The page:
Australian apps don’t fare quite as well. Stan took a while to deliver a Fire TV app, and the Australian TV network catch-up services are still not there – not even iView. The Fire TV platform is very similar to the Android platform and free to develop for, so hopefully the lack of Aussie-based apps will change as more people pick up Fire TV devices, but in the meantime, be aware you might have a wait if free-to-air catch-up’s what you’re after.
This Fire TV device tops out at 1080p HD, so it’s ideal for anyone with a standard HD television. Amazon has not yet released the 4K-capable versions of the Fire TV series in Australia.
In the Red Corner — Google Chromecast (2nd Generation)
The venerable Chromecast arrived as a stick-like device as well, before morphing into the disc-shaped dongle you see today (mainly Google’s way of getting the device out from behind the TV and the cramped HDMI ports, for easier connection and better Wi-Fi reception). As one of the earliest low-cost streaming devices — and at the time quite unique in the way it went about doing it — Chromecast remains one of the most versatile streaming devices money can buy.
Selling for $59, Google’s device initially may seem a little daunting compared to Amazon’s menu-driven, remote-equipped little beast. But appearances can be deceptive. While Chromecast has no on-screen menus and no remote control, it boasts an effective library of apps larger than any other streaming device on the planet. The most recently available statistics are from 2015, when there were 20,000 Chromecast-enabled apps available. Twenty thousand. It’s a testament to the genius of the concept — keep the user interface on the user’s phone or tablet, inside the already-existing app for whatever streaming service you’re using.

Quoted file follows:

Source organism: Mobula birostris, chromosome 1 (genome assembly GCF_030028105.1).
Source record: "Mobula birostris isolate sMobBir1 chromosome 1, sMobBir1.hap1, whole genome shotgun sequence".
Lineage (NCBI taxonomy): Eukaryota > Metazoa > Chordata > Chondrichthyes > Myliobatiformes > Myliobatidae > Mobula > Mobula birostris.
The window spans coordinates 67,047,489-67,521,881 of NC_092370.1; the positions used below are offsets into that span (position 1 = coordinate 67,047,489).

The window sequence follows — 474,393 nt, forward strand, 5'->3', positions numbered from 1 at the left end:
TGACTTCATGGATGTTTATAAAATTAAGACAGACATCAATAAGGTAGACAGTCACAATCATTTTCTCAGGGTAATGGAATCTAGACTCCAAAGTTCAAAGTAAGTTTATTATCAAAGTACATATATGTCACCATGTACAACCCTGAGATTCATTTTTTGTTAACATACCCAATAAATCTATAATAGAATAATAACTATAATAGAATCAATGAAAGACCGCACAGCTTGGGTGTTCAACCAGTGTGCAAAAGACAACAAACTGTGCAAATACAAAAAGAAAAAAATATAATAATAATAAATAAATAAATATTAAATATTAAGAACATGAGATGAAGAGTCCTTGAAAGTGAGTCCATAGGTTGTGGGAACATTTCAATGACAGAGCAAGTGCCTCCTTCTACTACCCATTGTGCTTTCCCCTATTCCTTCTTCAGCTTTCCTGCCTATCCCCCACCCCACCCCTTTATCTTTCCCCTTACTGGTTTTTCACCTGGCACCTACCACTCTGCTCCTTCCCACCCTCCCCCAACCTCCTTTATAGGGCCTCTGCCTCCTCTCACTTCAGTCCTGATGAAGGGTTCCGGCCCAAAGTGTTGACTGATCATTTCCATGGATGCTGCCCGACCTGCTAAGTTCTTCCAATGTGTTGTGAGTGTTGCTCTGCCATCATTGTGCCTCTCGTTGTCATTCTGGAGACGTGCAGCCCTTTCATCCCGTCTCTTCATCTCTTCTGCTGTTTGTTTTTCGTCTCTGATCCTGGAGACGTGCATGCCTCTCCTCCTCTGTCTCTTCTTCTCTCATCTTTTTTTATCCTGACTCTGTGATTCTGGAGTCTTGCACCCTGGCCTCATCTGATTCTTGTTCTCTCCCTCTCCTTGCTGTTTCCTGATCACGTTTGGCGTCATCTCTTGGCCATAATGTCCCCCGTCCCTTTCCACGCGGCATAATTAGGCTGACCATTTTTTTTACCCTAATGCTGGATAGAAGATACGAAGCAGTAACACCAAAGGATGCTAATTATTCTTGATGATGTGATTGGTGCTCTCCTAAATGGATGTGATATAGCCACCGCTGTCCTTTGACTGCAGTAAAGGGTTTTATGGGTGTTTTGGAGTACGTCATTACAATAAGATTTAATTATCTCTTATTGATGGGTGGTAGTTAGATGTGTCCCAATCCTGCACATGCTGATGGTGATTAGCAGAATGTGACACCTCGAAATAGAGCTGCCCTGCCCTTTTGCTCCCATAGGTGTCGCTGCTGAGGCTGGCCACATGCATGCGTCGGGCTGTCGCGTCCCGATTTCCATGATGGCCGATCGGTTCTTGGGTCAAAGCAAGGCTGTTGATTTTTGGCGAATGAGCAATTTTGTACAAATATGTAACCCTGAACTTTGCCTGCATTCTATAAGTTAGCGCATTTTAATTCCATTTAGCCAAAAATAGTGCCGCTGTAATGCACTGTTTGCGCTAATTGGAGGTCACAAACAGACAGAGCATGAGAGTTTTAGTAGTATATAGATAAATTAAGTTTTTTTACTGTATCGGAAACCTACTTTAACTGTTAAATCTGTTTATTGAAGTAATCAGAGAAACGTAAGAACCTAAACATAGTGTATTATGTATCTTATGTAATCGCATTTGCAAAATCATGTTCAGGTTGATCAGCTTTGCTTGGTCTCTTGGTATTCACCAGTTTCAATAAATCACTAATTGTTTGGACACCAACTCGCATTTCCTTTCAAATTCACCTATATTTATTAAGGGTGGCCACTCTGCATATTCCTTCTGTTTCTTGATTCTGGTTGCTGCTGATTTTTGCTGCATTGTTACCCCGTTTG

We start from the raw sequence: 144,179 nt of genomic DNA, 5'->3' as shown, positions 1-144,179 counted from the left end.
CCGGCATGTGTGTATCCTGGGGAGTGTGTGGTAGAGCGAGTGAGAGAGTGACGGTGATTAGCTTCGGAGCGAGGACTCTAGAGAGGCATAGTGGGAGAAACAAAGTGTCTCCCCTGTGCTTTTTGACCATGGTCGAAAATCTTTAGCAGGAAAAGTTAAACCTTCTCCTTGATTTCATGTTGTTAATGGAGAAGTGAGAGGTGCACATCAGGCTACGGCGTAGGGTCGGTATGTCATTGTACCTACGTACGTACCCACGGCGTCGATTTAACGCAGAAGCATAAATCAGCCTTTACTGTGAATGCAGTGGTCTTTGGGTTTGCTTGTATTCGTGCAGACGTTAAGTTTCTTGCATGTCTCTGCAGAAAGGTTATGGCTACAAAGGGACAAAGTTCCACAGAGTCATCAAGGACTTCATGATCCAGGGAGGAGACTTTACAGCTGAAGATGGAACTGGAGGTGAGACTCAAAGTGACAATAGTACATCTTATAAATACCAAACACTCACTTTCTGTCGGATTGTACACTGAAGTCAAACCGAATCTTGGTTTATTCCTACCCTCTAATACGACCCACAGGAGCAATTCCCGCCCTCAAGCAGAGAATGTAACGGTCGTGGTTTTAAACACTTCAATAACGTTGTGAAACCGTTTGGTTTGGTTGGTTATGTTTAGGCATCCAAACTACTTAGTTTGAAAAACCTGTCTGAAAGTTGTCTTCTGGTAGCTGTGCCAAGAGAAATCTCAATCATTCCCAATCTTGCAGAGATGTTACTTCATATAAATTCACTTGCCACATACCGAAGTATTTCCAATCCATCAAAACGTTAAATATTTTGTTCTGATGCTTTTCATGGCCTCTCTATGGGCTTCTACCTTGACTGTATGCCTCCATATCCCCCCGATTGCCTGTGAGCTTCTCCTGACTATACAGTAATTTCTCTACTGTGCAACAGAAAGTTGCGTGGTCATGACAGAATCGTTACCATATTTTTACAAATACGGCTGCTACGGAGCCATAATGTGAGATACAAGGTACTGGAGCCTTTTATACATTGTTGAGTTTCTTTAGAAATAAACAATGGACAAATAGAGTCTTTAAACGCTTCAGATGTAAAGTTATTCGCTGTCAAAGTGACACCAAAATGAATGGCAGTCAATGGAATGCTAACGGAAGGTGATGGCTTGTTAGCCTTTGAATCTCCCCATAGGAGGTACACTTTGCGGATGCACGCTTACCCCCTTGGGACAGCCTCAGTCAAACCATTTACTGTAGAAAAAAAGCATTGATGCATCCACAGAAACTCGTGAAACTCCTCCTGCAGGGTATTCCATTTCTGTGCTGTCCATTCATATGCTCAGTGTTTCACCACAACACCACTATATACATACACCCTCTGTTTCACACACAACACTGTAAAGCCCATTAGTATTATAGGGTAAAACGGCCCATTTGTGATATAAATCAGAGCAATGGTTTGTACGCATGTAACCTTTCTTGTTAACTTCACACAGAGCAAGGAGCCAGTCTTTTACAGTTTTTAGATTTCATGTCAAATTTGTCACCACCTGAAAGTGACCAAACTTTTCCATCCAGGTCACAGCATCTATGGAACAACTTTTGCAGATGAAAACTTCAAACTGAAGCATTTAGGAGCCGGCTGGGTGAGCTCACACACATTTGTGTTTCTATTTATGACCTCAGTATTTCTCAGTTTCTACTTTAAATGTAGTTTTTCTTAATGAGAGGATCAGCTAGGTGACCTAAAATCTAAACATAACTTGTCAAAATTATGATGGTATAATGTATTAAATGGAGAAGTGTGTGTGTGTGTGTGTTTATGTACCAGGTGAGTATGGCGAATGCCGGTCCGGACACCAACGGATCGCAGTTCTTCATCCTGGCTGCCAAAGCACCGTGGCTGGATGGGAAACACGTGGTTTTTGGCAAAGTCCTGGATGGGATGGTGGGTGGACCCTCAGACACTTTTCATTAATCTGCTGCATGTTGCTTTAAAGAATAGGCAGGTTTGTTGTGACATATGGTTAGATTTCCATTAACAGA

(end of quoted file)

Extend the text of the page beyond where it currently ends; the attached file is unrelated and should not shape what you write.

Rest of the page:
So all a company like Netflix or Stan has to do is add Chromecast support to their already existing apps — something that’s both free and easy to implement — and that app can now send video streams over your Wi-Fi network to your Chromecast to display on your screen. It’s wonderfully simple and elegant, and the best part is, it just works.
The down side? The need to keep your phone or tablet handy at all times to control playback and choose what to play next. There is a rudimentary on-screen display showing what you’re watching and where you’re up to — and you can control playback using your TV’s remote if your TV supports HDMI device control, but otherwise it’s down to you and your touch screen. Whether or not that bothers you will depend on how attached you are to on-screen menus and the trusty remote. And changing any settings on the Chromecast itself requires an app, too.
The Winner Is…
We love the Chromecast here at CompareTV. We love how it brought cheap streaming to everyone, we love how every app under the sun supports streaming to it, and we even love the configurable screensavers, so you can send your own photos up on your screen if you’re in the mood to. But it’s hard to deny the sheer elegance of Amazon’s solution — the Fire TV Stick is similarly compact and versatile — but it manages to cram in an actual user interface under the control of a very solid Bluetooth remote.
There’s just something about browsing for content on the screen that’s both intuitive and appealing, and for that reason as much as anything, we’re leaning on the side of the Amazon Fire TV Stick. It helps that the on-screen display means support for more than just streaming, too — hell, you can even download games for it if you want!
But Australian app support is still lacking. It will improve, but it’s something to be aware of before you buy one expecting to fire it up and start streaming Masterchef. Chromecast, meanwhile, happily works with every Australian streaming app that means anything.
Amazon has a real winner with the Fire TV Stick. It’s already a great value, and once a few missing apps arrive, it’ll be unbeatable.